Mr. Witte took the time to sit a brief interview with me after the service.  He and his young family are bound for Tampico, Mexico in the near future, where he will teach at a seminary school for the American ARP’s Mexican sister-church.  On the interface of Church and State, he held that the American constitution’s enumerated inalienable rights are, though influenced by Christianity, derived from rights permitted to all people, regardless of their particular creed.  The freedoms granted by “our unity in Christ,” mentioned repeatedly during the morning’s sermon, were by contrast the sole province of the faithful, and refer more to the next life rather than matters temporal.

Further, he explained that the Establishment Clause from the First Amendment of the US Constitution provides freedom of religion, not freedom from religion; specifically, that there should be no coercion towards any one faith, but that the machinery of the state should be operated in accordance with, to use his term, “Judeo-Christian principles.”  Those who push to divide Church and State completely, he said, are in effect promoting their own religion: they are “angry against god,” and so promote their own beliefs against the Church out of that anger.

On his spiritual peers in Mexico, the representatives of the Catholic Church, whom he must certainly encounter during his time in that country, he would say only that many in Mexico have not truly heard the Good News.  There was a difference, he said, between those who attend worship services because they are “cultural Christians,” and those who go to worship the living god in their hearts.  Many in Mexico, he said, were cultural rather than spiritual Christians, whose practices he was set to rectify.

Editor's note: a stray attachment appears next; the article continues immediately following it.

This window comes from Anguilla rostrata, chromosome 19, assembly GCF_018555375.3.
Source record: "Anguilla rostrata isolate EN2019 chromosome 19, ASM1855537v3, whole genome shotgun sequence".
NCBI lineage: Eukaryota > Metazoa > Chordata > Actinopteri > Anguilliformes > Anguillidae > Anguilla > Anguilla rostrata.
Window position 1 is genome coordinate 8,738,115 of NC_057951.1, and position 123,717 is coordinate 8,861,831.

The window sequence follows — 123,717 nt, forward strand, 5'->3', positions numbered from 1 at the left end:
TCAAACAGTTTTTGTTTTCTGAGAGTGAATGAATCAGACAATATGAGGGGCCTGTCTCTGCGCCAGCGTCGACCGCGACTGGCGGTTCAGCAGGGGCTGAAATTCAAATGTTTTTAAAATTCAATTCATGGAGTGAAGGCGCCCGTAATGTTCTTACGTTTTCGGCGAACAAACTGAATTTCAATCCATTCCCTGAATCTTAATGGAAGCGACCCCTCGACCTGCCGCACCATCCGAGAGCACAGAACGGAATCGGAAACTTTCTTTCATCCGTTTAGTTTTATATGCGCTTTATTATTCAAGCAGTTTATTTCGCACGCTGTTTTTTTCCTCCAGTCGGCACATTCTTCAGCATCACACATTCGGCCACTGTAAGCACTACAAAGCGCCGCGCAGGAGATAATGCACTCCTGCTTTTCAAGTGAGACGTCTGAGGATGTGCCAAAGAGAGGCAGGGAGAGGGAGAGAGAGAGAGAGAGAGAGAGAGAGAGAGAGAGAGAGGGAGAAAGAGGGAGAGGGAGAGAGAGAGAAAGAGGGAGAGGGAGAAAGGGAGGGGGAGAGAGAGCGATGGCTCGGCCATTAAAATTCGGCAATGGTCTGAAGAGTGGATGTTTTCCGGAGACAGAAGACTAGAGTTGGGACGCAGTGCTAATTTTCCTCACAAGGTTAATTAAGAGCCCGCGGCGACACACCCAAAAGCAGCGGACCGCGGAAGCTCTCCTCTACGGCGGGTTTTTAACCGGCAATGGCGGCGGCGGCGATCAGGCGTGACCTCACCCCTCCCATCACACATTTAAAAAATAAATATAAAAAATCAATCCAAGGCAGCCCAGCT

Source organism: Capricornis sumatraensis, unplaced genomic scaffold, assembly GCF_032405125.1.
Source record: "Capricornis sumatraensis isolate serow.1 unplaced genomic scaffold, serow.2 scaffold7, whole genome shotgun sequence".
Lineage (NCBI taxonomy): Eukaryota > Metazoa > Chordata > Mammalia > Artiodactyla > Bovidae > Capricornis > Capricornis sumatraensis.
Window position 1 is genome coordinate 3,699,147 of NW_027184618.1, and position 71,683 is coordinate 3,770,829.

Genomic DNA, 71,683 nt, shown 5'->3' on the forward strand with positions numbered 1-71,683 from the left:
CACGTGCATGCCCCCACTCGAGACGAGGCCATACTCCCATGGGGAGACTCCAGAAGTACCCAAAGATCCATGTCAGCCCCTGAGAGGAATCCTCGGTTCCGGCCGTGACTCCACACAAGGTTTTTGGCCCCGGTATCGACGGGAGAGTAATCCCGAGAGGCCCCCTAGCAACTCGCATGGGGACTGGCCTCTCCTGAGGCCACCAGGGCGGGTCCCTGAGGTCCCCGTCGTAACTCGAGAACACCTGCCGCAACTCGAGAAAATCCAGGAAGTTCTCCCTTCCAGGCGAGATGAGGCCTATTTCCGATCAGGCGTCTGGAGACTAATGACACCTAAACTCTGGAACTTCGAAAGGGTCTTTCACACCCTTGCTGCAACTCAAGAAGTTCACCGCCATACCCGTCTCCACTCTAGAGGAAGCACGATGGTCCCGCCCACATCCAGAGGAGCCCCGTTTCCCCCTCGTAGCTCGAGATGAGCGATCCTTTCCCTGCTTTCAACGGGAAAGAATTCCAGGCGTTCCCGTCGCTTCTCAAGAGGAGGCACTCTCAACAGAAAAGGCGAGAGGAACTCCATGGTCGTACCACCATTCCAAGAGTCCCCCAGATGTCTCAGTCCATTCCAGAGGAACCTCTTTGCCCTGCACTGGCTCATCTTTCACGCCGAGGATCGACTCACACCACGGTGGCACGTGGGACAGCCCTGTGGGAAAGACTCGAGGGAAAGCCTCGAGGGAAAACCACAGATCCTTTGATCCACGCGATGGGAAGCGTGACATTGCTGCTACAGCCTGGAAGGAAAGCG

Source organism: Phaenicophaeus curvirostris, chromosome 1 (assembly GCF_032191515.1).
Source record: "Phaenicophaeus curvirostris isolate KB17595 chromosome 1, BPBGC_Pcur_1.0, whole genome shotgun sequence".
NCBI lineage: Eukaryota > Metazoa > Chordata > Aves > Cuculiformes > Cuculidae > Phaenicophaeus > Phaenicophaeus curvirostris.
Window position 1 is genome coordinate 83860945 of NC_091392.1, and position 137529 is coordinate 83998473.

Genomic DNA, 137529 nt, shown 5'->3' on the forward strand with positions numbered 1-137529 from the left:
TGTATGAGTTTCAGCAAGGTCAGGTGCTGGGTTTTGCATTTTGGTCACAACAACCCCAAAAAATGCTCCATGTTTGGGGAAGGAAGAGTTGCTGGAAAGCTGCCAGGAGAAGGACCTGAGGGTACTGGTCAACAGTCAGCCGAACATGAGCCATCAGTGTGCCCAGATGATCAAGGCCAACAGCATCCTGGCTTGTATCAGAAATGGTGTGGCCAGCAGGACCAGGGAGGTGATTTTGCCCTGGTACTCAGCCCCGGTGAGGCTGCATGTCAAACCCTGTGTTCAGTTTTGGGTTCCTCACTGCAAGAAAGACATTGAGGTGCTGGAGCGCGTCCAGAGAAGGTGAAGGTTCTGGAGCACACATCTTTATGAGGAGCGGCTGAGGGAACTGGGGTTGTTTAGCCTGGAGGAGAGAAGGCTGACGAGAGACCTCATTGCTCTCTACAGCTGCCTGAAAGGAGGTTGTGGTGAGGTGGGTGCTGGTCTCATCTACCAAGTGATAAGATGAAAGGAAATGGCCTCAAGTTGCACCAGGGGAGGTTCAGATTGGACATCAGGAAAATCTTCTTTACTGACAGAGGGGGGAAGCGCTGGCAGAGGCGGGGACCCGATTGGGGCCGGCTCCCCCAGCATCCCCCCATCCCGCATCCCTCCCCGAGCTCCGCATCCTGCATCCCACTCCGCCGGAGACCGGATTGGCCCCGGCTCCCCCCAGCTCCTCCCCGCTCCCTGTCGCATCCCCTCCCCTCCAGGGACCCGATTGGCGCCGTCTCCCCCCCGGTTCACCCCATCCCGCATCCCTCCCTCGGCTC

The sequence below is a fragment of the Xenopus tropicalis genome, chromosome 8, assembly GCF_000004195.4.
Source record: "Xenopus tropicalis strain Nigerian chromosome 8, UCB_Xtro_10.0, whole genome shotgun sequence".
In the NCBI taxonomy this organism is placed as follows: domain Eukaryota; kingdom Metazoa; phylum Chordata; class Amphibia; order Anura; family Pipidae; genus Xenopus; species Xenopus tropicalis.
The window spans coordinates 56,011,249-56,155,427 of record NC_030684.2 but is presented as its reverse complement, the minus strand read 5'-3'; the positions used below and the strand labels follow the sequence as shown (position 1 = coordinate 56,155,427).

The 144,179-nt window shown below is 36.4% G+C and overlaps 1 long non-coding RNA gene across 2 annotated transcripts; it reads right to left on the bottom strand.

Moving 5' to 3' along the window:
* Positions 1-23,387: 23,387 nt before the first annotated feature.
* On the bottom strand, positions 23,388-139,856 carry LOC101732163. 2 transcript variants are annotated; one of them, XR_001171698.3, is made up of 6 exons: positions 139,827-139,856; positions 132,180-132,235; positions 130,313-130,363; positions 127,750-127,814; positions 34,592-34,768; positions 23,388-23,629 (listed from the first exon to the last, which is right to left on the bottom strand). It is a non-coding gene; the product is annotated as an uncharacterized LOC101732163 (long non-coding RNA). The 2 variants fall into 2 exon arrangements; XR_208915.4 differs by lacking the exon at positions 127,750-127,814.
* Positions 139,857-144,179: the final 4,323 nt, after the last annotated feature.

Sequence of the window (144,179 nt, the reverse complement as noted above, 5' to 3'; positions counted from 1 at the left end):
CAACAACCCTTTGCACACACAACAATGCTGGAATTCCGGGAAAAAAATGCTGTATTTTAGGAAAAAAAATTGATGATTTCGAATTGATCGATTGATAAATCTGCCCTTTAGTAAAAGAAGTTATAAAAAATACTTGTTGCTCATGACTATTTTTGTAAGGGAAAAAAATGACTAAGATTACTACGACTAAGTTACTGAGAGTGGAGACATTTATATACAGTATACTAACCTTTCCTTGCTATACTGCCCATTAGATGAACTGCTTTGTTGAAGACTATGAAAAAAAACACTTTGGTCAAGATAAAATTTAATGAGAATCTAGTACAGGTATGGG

Mr. Witte remarked that the true issue in Mexico was corruption, specifically the worship of money over concern for spiritual and moral matters.  On the wealth and income inequalities within the United States, he said that “to those whom much is given, much is expected,” and remained confident that those who misuse the great wealth God has given them will receive their due justice one day.